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By Bishop of Leeds
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The Professor Will See You Now: Beards – a turnoff for voters?

Illustration by Tracy Worrall

4 min read

In an occasional series, Professor Philip Cowley offers a political science lesson for The House’s readers. This week: beards

Lather up! Bearded Conservative MPs are reaching for the razors, in the belief that facial fungus is a turnoff for the voters. 

This story is a hardy perennial of British election coverage, reappearing periodically down through the decades, whenever either MPs or journalists have become particularly desperate. Back in 1966, a Liberal council candidate was told to shave because a beard didn’t match his party’s image – which just goes to show how party images can change over time.

There is research showing that the more attractive candidates tend to win British elections

On the face of it (no pun intended) the idea that a candidate’s appearance might matter is not entirely ridiculous. There is plenty of evidence that voters, especially those with relatively low levels of interest in politics, make decisions based on intellectual shortcuts, known in the trade as ‘heuristics’. Appearance is a well-utilised heuristic in life – what is often referred to as the beauty premium. It would be strange if it didn’t impact how people viewed politicians. 

There is research showing that the more attractive candidates tend to win British elections. A study of the 2010 election found that, in close races, attractiveness alone successfully predicted the outcome of almost three-quarters of contests. It’s a remarkable finding for many reasons – and not just because if the House of Commons is made up of the more attractive candidates, can you imagine what the losers must have looked like?

When it comes to beards specifically, there is lots of research from psychology showing that people make assumptions about people with facial hair. One study in the United States found that politicians with beards were seen as more masculine, more competent, but less supportive of feminist issues – and less likely to be supported by feminists. 

Similarly, in 2017 a male grooming brand in the United Kingdom released a poll claiming that almost 70 per cent of us did not like male politicians with facial hair. Roughly the same percentage thought a clean-shaven politician was more trustworthy and more professional. In both the US and UK studies, women were marginally more pogonophobic.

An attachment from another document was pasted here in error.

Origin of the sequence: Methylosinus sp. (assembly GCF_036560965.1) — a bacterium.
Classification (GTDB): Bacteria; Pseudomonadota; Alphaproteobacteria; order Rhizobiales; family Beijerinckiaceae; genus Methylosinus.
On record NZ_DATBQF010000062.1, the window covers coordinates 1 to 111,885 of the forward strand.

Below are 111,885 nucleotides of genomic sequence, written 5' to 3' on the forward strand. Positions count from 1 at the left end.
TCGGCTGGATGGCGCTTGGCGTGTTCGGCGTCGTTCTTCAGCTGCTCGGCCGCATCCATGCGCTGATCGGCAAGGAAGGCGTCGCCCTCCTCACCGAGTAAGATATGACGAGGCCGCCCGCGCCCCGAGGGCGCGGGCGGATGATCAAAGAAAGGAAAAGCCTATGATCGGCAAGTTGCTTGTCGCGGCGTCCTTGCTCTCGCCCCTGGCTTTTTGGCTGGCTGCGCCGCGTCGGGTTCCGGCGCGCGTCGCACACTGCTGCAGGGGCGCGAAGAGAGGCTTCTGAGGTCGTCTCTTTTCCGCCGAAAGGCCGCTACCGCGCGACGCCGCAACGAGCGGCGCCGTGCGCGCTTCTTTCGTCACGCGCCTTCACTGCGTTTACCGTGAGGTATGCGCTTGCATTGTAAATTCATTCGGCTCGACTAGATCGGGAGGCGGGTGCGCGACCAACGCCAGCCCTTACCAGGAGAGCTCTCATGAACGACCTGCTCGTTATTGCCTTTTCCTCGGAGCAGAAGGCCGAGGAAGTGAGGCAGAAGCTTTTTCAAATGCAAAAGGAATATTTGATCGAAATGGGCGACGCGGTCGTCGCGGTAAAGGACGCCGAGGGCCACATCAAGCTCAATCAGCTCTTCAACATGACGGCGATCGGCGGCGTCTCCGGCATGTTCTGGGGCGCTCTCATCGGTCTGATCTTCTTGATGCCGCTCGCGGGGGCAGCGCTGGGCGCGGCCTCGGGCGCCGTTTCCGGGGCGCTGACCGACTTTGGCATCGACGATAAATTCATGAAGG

Yet consider these cautionary notes. 

Studies like these usually test one variable – in this case, appearance – in isolation. It is therefore very much a maximal finding. A real politician’s looks are in the mix along with their record, their views, their party. The actual electorate consists of people who would vote for your party even if you looked like Quasimodo; others who won’t no matter how good-looking you are; and yet others who don’t know what you look like anyway. 

Plus, things like attractiveness are context-specific, changing over time and place. The US study on beards drew on the views of students from a Midwest university. How sure are we that what floated their boat will be similar to the things that might win the approval of a pensioner in Yorkshire? 

And even if we accept the premise, think about some of the numbers involved. In Westminster elections, the personal vote of an incumbent MP is worth a couple of percentage points. We don’t know the exact composition of that (how much is a reputation for good constituency service worth, for example, compared to your voting record?) but the proportion devoted to appearance must be a fraction, and probably just a small faction, of that. 

And then consider how many beards there are to lose in the first place. Exclude the women; most of the men are clean-shaven anyway. We end up talking about an effect of a fraction of a percentage point in a handful of seats.

But this is easy for me to say. If I were a shaggy MP, in a potentially marginal seat, I would be aware that fraction might matter. Every little helps, as the ad puts it. I wouldn’t want to wake up the day after polling with a magnificent beard but no job. Maybe I would still reach for the razor. 

Further reading: R Herrick et al, Razor’s Edge: The Politics of Facial Hair, Social Science Quarterly (2015); K Mattes and C Milazzo, Pretty Faces, Marginal Races: Predicting Election Outcomes Using Trait Assessments of British Parliamentary Candidates, Electoral Studies (2014)

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